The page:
The idea of time became lost when our ‘school’ is working at home. Your gym class becomes jogging with your dog in the mornings while your core classes might be a stream of videos that you lay on the couch watching.

All of these are common problems, but there is plenty of time to problem solve left open to us. I highly suggest writing a letter, whether that be digitally or through the mail, to a friend you haven’t communicated with. Tell them what you have been up to or ask them how they have been.

Imagine you receive a letter from a friend who let you know they were thinking about you. This helps connect you to the outside world. Even shooting someone a quick text asking if they are alright can brighten someone’s day.

Make a habit. This goes for the corona life or how life was previously. Forming habits and routines helps you to be more motivated to continue an activity.

Why this is particularly important during corona is because we perhaps had a normal school study plan or normal exercise plan before the pandemic that perhaps involved going somewhere else/ was specific to how your school schedule worked.

The pandemic may have stopped your normal life cycle, but time itself didn’t stop ticking, and neither does the time before your midterm exams. Homework and learning schedules may have been altered, but are still shaped to cover the same material you would in a normal setting.

Due to this, some perceive that we get less homework because we have days away from school that serve as time to work on things. In reality, these days can be spent watching lectures or doing activities you would be doing in class. Many still have assignments to do at 4:00 PM and later.

Others perceive that there is much more homework piled on us. Honestly, this could be true for some. Teachers offer activities and assignments to students outside of class to do on the off days without actually being able to always tell if an activity has been finished. 

This is where the student comes in. Always try to take advantage of the private comments section on google classroom to let your teacher know if you struggled or need more time on a topic. Perhaps other students feel the same way.

For your friendships, keep in mind what bonded you with someone before the controversial pandemic began. Don’t focus on your differences in opinions for a moment and imagine yourself in a ‘normal’ world. 

However, I don’t discourage you from talking about what you are passionate about. It is important to show our individuality with our limited exposure to others.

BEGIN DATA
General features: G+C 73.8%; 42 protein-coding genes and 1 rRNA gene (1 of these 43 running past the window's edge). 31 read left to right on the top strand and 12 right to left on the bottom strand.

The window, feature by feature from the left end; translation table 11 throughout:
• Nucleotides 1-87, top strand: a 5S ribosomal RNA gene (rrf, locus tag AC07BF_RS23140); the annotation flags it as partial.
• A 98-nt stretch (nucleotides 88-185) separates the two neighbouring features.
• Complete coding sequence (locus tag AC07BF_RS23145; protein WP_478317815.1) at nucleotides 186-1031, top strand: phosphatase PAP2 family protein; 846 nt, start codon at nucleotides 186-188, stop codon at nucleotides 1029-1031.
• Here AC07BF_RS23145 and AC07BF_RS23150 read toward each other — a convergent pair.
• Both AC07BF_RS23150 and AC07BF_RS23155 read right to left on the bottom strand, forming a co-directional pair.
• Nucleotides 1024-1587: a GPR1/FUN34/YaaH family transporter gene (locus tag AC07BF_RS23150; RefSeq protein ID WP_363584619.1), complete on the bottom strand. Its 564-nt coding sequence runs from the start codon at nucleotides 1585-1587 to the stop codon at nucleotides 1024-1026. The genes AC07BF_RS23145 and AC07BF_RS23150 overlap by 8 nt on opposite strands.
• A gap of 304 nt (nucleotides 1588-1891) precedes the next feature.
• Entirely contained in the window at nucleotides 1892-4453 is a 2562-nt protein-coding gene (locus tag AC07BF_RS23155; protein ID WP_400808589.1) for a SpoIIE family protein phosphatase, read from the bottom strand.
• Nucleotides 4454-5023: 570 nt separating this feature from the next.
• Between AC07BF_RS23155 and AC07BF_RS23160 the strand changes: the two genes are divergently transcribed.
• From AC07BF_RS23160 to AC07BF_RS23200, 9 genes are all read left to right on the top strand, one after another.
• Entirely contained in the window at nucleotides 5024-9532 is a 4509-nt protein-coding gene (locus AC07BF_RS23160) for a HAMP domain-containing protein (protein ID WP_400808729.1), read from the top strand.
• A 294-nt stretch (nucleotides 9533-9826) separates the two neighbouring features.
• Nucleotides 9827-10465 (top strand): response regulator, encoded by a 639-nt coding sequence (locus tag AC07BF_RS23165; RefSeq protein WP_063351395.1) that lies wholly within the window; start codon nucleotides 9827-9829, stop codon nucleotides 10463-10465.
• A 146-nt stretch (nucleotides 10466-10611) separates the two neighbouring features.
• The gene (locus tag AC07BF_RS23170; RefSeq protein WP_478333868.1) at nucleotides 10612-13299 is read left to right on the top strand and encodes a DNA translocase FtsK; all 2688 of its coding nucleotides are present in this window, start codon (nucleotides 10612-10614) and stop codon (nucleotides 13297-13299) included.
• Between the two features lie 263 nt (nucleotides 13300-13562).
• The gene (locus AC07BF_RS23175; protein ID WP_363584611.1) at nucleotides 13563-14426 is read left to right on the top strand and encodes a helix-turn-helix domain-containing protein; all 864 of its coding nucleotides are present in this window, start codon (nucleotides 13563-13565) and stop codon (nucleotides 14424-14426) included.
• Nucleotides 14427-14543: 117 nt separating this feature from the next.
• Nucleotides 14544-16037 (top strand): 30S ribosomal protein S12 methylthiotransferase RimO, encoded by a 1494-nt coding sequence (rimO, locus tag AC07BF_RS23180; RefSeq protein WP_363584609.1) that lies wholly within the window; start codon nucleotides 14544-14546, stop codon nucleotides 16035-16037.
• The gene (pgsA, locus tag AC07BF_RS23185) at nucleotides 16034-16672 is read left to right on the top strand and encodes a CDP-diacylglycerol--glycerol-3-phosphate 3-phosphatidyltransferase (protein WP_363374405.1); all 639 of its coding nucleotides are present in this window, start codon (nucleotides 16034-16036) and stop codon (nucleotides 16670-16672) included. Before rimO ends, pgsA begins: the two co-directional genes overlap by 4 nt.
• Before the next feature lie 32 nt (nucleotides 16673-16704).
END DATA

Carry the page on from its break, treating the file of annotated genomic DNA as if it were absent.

When we don’t get to express ourselves through our outfits we wear hanging out with friends or by extracurricular activities, our words and choices become more powerful. Use this power carefully.

Times change and changes change people over time. Perhaps when the pandemic dies down (which feels like it will not for ages), we might be used to our new normal and have trouble going back to our old ‘normal’ without masks, which will feel strangely new.


Although this secondary virus is nowhere as medically dangerous as the Corona virus is, it is no less important. Just because someone doesn’t have COVID 19 does not mean they are not suffering by the hands of COVID 19.

Some might feel like they are drowning in work while others feel that they don’t have enough to do.

For students, take advantage of the size of your smaller classes as an opportunity to get more one on one time with the teacher. For teachers, know there is a whole staff of teachers that might have some tips and tricks for teaching during the pandemic.

Students aren’t the only ones who suffer. Sure, summer is a magical time where kids get to do whatever they want outside of school, but just because school ended early last year does not mean that summer was elongated. You could argue that there was no summer at all.

Growing up does not make unique opportunities like events or days out any less fun. I know that especially my mom was deprived of much joy when she couldn’t always go work out with her friends or help out at our church.

For those who find themselves lacking activities or motivation, try starting a new hobby. I tried picking up sewing which gave me a task to accomplish.

Personally, something like sewing gave me a feeling of success when I was able to finish one project to the next. Activities like this can boost your confidence to keep active.

My main takeaways are to stay in contact with people safely, form a routine, avoid negative or irrelevant conversation that could lead to disagreement, try a new hobby, take advantage of unique opportunities,  and accept change and challenges during this pandemic.

If you have any stories about a case of the secondary virus, I would love to hear it!